tisdag 22 maj 2012

Bird picture of the week / Ukens fuglebilde

Now when the summer has returned to Northern Norway (even though it has been snowing for most of the last week..), a large number of different birds have arrived to their breeding grounds here in the north, and many are still on their way.

During the summer I will therefore start posting a picture each week of the bird-life of the area, with focus on characteristic species of the season.

First out in the series is the Red Knot / Polarsnipe / Kustsnäppa, (Calidris canutus). These beautiful medium-sized waders started to arrive in Northern Norway last week, and can now be seen in huge flocks along our coasts.

Each year, they stop in Northern Norway before continuing their migration to the breeding grounds in the high Arctic.

söndag 20 maj 2012

Solar Eclipse Tonight / Solformørkelse i natt

Tonight, the Moon will pass in front of the Sun, creating a Solar Eclipse. The eclipse is best seen in a band on the Pacific side of the Earth, where a so-called annular eclipse can be seen. During an annular eclipse, the Moon and the Sun are exactly in line (just like during a total solar eclipse) but the apparent size of the Moon is smaller than that of the Sun, leaving a "ring of fire" around it, while during a total Solar Eclipse, the entire disc of the Sun is covered by the Moon.

For details on where from our planet the annular eclipse can be seen, I recommend a visit to the NASA Eclipse web-page: Annular Solar Eclipse of 20 May 2012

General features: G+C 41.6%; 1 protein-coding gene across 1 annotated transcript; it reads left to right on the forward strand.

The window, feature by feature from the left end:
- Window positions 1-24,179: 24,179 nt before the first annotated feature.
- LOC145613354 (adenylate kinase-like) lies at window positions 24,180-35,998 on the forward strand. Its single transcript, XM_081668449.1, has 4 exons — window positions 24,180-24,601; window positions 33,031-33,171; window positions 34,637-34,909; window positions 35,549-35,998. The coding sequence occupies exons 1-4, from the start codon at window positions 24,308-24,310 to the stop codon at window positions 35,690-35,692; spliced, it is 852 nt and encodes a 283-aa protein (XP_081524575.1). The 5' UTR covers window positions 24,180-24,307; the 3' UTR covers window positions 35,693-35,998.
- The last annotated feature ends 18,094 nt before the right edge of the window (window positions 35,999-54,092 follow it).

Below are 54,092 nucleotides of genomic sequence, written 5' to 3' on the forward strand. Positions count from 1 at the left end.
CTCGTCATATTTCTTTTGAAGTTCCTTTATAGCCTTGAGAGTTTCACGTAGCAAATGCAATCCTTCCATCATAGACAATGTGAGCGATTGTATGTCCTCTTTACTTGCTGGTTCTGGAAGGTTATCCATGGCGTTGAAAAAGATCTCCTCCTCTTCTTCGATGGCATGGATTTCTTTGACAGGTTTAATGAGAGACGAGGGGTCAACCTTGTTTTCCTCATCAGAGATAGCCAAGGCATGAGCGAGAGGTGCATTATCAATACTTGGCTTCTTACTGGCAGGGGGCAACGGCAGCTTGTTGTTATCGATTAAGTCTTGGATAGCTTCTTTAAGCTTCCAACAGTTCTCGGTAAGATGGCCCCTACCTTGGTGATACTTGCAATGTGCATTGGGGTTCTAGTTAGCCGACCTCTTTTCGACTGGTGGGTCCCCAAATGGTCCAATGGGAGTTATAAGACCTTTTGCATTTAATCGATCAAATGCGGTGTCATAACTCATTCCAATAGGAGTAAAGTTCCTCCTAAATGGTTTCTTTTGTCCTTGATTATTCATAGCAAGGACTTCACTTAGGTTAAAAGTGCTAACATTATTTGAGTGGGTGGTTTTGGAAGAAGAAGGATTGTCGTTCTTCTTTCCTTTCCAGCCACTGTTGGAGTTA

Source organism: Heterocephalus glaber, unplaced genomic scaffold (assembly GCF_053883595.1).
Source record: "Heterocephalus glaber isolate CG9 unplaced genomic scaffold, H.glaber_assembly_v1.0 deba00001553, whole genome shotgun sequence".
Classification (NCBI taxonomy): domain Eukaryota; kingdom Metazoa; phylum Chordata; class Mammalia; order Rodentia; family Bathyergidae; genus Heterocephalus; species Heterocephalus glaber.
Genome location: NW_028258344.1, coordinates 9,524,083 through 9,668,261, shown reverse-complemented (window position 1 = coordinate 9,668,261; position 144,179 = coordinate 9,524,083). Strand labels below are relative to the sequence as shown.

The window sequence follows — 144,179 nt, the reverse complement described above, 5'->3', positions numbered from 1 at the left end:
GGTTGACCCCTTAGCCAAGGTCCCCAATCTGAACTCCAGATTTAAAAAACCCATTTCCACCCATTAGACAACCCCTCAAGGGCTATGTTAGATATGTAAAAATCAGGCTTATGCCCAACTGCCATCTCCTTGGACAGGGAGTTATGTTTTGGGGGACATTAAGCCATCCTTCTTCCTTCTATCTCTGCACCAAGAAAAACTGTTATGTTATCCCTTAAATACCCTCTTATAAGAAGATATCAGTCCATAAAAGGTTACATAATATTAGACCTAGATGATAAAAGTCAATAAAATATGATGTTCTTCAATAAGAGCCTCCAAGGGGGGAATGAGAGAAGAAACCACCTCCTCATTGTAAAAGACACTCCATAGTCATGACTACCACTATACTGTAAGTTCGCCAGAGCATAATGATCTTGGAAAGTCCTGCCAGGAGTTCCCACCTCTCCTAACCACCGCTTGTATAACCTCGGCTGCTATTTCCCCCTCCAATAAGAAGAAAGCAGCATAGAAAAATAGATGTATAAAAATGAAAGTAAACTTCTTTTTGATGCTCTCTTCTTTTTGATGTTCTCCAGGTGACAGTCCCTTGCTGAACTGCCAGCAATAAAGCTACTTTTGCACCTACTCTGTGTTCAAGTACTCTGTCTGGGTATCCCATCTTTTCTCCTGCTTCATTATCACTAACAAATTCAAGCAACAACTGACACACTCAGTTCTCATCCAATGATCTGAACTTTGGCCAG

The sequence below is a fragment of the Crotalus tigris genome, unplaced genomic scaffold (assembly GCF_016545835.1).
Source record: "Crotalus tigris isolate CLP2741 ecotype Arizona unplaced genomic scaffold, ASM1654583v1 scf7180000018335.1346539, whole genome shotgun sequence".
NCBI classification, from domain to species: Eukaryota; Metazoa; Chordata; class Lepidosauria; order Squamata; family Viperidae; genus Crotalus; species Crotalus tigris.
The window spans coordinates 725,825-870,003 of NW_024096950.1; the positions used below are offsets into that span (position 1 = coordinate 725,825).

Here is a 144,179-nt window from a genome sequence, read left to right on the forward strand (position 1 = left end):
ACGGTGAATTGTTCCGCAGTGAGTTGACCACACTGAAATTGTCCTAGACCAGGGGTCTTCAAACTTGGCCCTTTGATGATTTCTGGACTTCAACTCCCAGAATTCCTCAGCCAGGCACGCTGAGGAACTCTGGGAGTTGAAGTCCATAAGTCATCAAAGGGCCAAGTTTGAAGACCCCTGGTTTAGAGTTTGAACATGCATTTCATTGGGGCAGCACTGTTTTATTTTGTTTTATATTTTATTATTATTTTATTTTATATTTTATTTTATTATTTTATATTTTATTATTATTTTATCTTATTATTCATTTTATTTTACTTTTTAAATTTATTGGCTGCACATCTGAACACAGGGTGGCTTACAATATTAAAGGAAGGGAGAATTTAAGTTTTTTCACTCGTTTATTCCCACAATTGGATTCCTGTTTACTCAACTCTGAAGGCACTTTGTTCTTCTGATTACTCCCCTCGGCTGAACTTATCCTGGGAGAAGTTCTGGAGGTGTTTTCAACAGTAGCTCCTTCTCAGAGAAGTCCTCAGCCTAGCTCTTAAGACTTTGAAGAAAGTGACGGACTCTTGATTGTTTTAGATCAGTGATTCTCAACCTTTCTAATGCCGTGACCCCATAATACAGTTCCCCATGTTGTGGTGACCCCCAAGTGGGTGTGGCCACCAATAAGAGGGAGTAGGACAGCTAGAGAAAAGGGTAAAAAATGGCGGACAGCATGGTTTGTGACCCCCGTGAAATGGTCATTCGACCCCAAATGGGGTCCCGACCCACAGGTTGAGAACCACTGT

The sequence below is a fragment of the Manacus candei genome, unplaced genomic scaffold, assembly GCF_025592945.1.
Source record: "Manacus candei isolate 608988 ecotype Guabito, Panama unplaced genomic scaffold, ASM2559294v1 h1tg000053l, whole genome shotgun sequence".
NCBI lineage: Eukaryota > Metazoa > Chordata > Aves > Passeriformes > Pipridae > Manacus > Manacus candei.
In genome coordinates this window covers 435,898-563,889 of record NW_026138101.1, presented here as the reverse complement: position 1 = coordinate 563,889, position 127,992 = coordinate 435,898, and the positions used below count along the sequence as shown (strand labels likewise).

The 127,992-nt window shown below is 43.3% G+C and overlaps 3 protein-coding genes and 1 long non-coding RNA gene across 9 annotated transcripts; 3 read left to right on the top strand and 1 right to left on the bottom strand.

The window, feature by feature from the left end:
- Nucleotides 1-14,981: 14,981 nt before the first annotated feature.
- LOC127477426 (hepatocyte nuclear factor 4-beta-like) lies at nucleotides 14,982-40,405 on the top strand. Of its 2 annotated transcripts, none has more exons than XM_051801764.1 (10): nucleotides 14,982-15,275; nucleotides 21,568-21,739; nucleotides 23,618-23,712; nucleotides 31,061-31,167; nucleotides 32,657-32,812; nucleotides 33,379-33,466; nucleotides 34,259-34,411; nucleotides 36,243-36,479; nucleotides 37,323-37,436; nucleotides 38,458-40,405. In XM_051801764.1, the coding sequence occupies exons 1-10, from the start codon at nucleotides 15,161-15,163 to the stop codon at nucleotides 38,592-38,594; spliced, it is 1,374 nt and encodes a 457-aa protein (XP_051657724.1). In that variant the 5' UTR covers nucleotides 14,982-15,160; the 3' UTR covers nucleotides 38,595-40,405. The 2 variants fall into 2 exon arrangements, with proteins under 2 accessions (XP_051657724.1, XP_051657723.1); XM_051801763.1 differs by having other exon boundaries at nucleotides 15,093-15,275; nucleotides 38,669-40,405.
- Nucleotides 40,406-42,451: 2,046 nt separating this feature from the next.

Here in Norway, the eclipse will be much less impressive and may be rather difficult to see, but from the northern parts of the country it should be possible to catch a glimpse of the eclipse. Since the eclipse will happen just after midnight here in Norway, the northern parts of the country, which now have midnight sun, are favoured.

As seen from Norway, only a tiny fraction of the Sun will be covered by the Moon , but if you have a clear view of the northern horison it should be possible to see the eclipse from around ca 01:20 - 02:20 local time in the morning of 21 May. The solar eclipse of tonight is the second midnight-sun solar eclipse possible to see from Norway within one year, the last one happened on 01 June 2011 (picture below).

The Midnight Sun Eclipse of 01 June 2011 as seen from Tromsø, Norway
The solar disc is covered by the Moon (top) while the Sun was setting
behind a mountain that covers part of the solar disk (bottom).

For detailed information about when and how the solar eclipse can be viewed from various places in the country and instructions on how to best view the eclipse, see the following web-page: Detailed information on how to view the Solar Eclipse from Norway

REMEMBER NEVER EVER too look directly at the Sun as it can cause permanent eye damage. Sun glasses, smoked glass, CD-plates or similar IS NOT ENOUGH. ONLY filters specially designed for the purpose should be used. In Norway, proper glasses for watching the eclipse can be ordered here: http://www.astroevents.no/briller.html

Below is a picture of the Sun with it`s many Sun-spots taken with a DSLR and Baader solar safety filter on 15 May 2012.

The Sun, 15 May 2012. Nikon D3, AF-S Nikkor 70-200 mm with Baader solar filter.
Note the many and large sun-spots that are covering the solar disk.


Even if the solar eclipse won`t be so dramiatic as seen from Norway this time, it is a very good idea to get hold of some solar-eclipse glasses now to be ready for the next big event that will take place on 06 June 2012 - the transit of Venus, which can be seen very well from Norway and is an historical event that won`t happen again anywhere on Earth in our life-time. I will post detailed information on the transit of Venus later in good time for the event, but I already now urge you to read more of the event here:

Norwegian readers: Venus passasjen 6 juni 2012. A very good overview of the event has been published by Jan-Erik Ovalsen and can be ordered here: Venuspassasjen 2012 informasjonshefte